Appellants were entitled to writs of mandamus and prohibition against appellee judge, as the judge lacked authority to transfer cases to himself from the other judges to whom the cases had originally been assigned or to consolidate the cases for purposes of trial because he was not an administrative judge with power to control the docket under Sup.R. 4.01(A), he did not have the lowest numbered case as required by Hamilton County, Ohio, Ct. C.P. R. 7(G), and at the time in question, Civ.R. 42(A) allowed consolidation only after a hearing. State ex rel. Durrani v. Ruehlman, 2016-Ohio-7740.
The U.S. District Court for the Eastern District of New York recently decided that a debt collector did not violate the FDCPA by leaving a voicemail message containing the caller’s name and identifying the caller as a debt collector with an important message. Zweigenhaft v. Receivables Performance Management, LLC. The court reached this conclusion because it determined that, under the circumstances, the voice-mail message was not a “communication” under the FDCPA.
Arguably, this decision conflicts with Foti v. NCO Fin. Sys., Inc., No. 04-CV-707 (S.D.N.Y. Mar. 25, 2006) and its precedential value is limited. The decision is noteworthy, however, because the court observed that even though the “FDCPA is clearly out of touch with modern technology,” in light of the overall purpose of the FDCPA to protect consumers from abusive debt collection practices, without placing unnecessary restrictions on debt collectors, no violation occurred.
Last summer, in GMAC v. Coleff, the Eight District Court of Appeals decided another case involving robo-signing claims made by the borrower. Apart from providing a well written summary of the necessary elements of a Rule 60(B) motion, the decision reaffirms the proposition that claims suggesting that a lender relied on fabricated evidence to establish standing must be raised as a defense to the underlying foreclosure, and not in a Rule 60(B)(3) motion. Continue reading
The Sixth District of the Ohio Court of Appeals held that although the mortgagee in a foreclosure action had established that it was the holder of the note, it failed to offer any evidence from which the court could find that it had satisfied all conditions precedent to acceleration of the balance due, and thus, summary judgment was erroneously entered. Judgment reversed.
The Sixth District did, however, accept the legal proposition that “possession of [the] original note by [the] servicing agent, not plaintiff-bank, did not deprive the bank of status as holder.”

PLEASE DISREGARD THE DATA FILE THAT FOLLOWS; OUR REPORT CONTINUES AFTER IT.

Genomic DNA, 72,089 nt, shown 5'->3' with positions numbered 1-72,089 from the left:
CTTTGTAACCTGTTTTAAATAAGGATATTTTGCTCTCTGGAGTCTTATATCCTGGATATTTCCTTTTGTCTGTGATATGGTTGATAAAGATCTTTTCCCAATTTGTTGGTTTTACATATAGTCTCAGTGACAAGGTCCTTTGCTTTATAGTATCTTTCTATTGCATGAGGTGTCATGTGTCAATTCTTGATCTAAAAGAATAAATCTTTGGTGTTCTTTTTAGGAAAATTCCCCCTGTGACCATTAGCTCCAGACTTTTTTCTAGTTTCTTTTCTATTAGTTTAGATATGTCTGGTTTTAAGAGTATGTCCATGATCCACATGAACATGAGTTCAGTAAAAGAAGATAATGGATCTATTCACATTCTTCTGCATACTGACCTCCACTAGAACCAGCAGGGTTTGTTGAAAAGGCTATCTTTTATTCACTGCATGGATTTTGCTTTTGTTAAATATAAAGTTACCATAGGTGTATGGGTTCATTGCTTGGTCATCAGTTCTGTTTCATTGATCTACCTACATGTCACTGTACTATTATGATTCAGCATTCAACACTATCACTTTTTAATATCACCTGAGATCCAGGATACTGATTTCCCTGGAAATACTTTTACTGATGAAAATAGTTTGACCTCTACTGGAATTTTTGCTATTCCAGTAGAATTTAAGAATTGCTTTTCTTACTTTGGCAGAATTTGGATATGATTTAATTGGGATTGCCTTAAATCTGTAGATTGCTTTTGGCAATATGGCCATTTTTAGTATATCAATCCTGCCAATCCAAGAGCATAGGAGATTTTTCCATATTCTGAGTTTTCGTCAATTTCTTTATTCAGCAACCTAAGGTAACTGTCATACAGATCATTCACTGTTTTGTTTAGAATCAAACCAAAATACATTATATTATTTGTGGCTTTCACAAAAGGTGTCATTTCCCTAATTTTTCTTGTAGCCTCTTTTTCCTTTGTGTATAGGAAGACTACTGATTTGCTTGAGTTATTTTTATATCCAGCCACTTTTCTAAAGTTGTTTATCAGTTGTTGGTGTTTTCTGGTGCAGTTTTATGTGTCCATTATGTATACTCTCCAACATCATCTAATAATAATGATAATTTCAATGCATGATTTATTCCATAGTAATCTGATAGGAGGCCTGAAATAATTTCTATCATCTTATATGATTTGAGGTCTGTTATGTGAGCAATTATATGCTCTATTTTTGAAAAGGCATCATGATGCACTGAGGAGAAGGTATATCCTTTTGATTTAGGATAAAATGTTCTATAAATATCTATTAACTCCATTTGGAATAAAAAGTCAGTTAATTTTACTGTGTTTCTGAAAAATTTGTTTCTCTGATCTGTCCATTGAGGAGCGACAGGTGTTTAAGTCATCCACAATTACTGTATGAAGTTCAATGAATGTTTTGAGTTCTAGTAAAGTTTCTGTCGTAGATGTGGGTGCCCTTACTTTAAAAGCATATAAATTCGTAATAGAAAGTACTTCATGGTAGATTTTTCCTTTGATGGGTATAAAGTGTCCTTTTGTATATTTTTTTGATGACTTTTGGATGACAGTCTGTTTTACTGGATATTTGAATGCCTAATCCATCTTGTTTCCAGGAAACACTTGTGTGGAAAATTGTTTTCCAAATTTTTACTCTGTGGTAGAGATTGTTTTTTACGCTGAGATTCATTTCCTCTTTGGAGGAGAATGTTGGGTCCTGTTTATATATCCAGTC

U.S. Bank, N.A. v. Zokle, 2014-Ohio-636 (6th Dist. Ct. App.)
“Well, I don’t know as I want a lawyer to tell me what I cannot do. I hire him to tell how to do what I want to do.”
“The professional concerns himself with doing the right thing rather than with making money, knowing that the profit takes care of itself if the other things are attended to.”
In determining whether the consumer effectively notified the debt collector that she did not want to receive calls at work, “[t]he question is not what [the consumer] thought she was communicating to [the debt collector] … [r]ather, the question is what [the debt collector] knew or should have known regarding [her employer’s] policy regarding permitting employees to receive calls at work.” Karp v. Financial Recovery Servcs., Inc., United States District Court, Western District of Texas, Case No. A-12-CA-985 LY (December 18, 2013).
A bill that was recently introduced in the House of Representatives would exempt debt collection attorneys from the Fair Debt Collection Practices Act (FDCPA) “when taking certain actions.” The Bill, which was introduced by Rep. Ed Perlmutter (D-Colo.) and co-sponsored by Rep. Spencer Bachus (R-Ala.), is described as a technical fix that does not erode the consumer protections afforded by the FDCPA. Continue reading
“‘THAT bill shall know no limits,’ wrote one DLA Piper lawyer to another in 2010 in what the firm is now calling “unfortunate banter” between associates about work for a client. But what is truly unfortunate is the underlying billable-hour regime and the law-firm culture it has spawned.” [The New York Times — The Tyranny of the Billable Hour]